On Monday, France’s privacy watchdog, CNIL, announced it had fined Google 50 million euros due to the tech giant’s violation of the recently enacted General Data Protection Regulation (GDPR).
The hefty fine was levied against Google as a result of "lack of transparency, inadequate information and lack of valid consent regarding the ads personalization."
GDPR went into effect last spring across the European Union. The law gives Europeans more control over how their personal data is being collected and processed by companies online. The regulations include significant fines for companies that are found to be in violation of the strict data protection laws. Even though Google is an American company, it is still obligated to comply with GDPR regulations since it serves millions of users in the EU and the regulations cover all Europeans.
One of the fundamental rights covered by GDPR is the right to access the personal data that a company stores on them, as well as information regarding data processing including exactly what data is being processed, for how long, and for what purpose. All of this information must be provided to the data subject in a clear, concise, legible, easy to understand, and easy to access manner.
The CNIL alleges that Google violated this right protected by GDPR as it found that Google made it unnecessarily difficult for a user to access information about the way the company collects and processes their data. The privacy watchdog explains that, "essential information, such as the data processing purposes, the data storage periods or the categories of personal data used for the ads personalization, are excessively disseminated across several documents, with buttons and links on which it is required to click to access complementary information. The relevant information is accessible after several steps only, implying sometimes up to 5 or 6 actions."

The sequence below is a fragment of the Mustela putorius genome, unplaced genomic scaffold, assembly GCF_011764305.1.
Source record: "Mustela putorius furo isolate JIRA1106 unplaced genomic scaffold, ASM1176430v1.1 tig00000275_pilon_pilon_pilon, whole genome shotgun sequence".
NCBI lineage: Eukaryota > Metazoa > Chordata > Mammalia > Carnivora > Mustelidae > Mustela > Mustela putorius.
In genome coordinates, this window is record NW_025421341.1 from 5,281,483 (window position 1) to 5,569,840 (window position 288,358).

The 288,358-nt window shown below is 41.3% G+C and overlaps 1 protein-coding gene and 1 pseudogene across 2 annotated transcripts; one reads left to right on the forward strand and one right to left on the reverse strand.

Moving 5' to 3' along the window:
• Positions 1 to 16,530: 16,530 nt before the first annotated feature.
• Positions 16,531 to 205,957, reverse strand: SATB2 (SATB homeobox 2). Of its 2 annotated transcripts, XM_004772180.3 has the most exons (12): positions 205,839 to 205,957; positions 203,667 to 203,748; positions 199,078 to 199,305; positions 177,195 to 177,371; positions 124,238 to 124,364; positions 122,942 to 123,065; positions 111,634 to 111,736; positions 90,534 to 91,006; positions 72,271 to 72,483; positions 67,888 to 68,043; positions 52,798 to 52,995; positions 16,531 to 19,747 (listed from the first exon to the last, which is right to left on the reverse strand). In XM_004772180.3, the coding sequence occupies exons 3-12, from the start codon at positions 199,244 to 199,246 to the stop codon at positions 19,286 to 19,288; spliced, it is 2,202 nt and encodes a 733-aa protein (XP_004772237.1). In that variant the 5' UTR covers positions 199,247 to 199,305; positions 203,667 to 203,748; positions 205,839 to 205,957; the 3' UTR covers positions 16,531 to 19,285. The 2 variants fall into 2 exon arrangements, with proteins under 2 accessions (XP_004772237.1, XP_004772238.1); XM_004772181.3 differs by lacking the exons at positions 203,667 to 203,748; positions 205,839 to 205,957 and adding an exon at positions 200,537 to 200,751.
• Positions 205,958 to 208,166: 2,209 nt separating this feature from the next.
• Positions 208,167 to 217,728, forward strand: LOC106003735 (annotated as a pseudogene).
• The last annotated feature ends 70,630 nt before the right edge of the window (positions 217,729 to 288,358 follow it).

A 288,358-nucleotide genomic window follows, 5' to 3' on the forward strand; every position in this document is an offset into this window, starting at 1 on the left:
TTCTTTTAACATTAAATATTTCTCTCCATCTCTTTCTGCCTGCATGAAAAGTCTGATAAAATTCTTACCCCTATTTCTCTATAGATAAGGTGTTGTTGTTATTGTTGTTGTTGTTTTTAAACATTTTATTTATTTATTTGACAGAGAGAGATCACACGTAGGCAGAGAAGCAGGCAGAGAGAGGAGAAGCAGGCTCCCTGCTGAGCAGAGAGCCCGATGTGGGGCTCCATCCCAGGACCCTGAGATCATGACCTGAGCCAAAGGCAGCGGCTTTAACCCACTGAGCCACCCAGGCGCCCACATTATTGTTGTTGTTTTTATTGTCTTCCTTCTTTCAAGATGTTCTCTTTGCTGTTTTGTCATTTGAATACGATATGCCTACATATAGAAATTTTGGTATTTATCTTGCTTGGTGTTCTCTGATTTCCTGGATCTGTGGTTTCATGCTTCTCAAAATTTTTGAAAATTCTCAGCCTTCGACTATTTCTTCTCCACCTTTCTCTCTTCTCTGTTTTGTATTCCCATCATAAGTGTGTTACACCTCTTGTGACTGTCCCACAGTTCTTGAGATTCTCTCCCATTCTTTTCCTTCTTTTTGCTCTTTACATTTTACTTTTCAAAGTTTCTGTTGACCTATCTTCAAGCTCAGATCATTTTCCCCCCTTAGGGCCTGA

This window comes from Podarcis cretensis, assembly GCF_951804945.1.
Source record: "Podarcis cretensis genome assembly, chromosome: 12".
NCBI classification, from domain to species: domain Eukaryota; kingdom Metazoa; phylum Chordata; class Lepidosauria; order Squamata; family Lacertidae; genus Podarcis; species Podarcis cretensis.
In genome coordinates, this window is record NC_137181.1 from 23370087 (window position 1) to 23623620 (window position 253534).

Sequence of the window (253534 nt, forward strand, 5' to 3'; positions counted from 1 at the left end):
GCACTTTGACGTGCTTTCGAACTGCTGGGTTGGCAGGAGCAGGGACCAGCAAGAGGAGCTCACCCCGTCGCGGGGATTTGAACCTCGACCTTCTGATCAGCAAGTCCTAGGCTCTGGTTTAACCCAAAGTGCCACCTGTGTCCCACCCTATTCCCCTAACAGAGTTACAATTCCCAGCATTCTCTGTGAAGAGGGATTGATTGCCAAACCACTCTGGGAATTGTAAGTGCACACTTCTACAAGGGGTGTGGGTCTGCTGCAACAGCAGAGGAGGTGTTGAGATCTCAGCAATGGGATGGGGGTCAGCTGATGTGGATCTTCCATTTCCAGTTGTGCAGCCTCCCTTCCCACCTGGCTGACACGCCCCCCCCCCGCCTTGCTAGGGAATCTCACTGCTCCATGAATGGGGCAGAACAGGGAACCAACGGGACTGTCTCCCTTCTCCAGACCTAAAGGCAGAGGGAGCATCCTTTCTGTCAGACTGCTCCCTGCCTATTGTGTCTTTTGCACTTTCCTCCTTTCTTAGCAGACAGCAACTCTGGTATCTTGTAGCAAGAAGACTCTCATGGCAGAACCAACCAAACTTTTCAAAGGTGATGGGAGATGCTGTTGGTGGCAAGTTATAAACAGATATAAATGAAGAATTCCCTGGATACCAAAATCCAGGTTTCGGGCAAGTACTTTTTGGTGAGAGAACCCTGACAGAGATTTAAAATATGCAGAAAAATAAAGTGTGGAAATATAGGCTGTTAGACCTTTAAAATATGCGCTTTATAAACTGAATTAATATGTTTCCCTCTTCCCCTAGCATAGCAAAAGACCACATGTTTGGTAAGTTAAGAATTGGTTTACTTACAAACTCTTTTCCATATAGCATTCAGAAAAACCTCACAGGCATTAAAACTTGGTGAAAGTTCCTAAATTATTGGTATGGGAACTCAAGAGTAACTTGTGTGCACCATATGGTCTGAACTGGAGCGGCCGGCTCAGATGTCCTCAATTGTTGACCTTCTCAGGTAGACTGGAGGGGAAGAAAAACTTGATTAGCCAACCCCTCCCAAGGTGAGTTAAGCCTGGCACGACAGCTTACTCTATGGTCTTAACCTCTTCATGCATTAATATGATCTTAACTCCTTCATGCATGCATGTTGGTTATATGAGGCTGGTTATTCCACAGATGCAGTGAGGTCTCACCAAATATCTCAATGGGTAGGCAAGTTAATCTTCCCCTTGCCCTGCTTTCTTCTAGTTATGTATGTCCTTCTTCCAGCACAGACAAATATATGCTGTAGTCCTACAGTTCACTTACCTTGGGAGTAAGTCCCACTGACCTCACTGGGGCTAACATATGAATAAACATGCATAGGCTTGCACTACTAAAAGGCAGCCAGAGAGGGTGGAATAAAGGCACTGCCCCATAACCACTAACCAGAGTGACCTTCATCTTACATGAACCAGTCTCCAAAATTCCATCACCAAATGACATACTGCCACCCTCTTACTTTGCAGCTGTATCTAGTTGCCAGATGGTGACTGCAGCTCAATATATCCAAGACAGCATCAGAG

The CNIL found that Google did not validly obtain user consent to opt in for data collection related to ad personalization. This allegation stems from the CNIL’s opinion that, "the information on processing operations for the ads personalization is diluted in several documents and does not enable the user to be aware of their extent," and that "the collected consent is neither specific nor unambiguous."
Though Google is likely to appeal the fine, this legal action by the CNIL shows that the EU’s GDPR regulations are not to be messed with by any company that does business in Europe. This is welcome news to privacy advocates and consumers concerned about their digital privacy. It shows that government agencies are cracking down on companies that are cutting corners and not abiding by strict data protection regulations.
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